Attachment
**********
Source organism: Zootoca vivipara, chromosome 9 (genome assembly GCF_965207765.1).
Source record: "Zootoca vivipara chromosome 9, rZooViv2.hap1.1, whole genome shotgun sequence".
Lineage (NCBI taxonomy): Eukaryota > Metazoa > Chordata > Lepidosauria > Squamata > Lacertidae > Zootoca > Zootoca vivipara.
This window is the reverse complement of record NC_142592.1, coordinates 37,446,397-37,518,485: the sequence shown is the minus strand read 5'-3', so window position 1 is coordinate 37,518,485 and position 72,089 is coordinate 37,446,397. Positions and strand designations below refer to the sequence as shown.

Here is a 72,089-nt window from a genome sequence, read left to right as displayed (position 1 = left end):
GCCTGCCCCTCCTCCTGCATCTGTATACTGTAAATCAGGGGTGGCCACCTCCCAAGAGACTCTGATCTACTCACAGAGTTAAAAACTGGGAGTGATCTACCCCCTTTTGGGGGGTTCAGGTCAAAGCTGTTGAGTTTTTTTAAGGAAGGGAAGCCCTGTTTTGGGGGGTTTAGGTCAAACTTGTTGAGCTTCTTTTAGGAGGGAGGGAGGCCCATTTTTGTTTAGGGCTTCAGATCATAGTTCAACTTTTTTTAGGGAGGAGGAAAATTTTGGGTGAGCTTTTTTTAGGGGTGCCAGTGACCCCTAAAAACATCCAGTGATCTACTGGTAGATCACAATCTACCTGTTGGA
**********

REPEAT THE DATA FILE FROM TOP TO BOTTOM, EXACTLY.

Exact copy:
Source organism: Zootoca vivipara, chromosome 9 (genome assembly GCF_965207765.1).
Source record: "Zootoca vivipara chromosome 9, rZooViv2.hap1.1, whole genome shotgun sequence".
Lineage (NCBI taxonomy): Eukaryota > Metazoa > Chordata > Lepidosauria > Squamata > Lacertidae > Zootoca > Zootoca vivipara.
This window is the reverse complement of record NC_142592.1, coordinates 37,446,397-37,518,485: the sequence shown is the minus strand read 5'-3', so window position 1 is coordinate 37,518,485 and position 72,089 is coordinate 37,446,397. Positions and strand designations below refer to the sequence as shown.

Here is a 72,089-nt window from a genome sequence, read left to right as displayed (position 1 = left end):
GCCTGCCCCTCCTCCTGCATCTGTATACTGTAAATCAGGGGTGGCCACCTCCCAAGAGACTCTGATCTACTCACAGAGTTAAAAACTGGGAGTGATCTACCCCCTTTTGGGGGGTTCAGGTCAAAGCTGTTGAGTTTTTTTAAGGAAGGGAAGCCCTGTTTTGGGGGGTTTAGGTCAAACTTGTTGAGCTTCTTTTAGGAGGGAGGGAGGCCCATTTTTGTTTAGGGCTTCAGATCATAGTTCAACTTTTTTTAGGGAGGAGGAAAATTTTGGGTGAGCTTTTTTTAGGGGTGCCAGTGACCCCTAAAAACATCCAGTGATCTACTGGTAGATCACAATCTACCTGTTGGA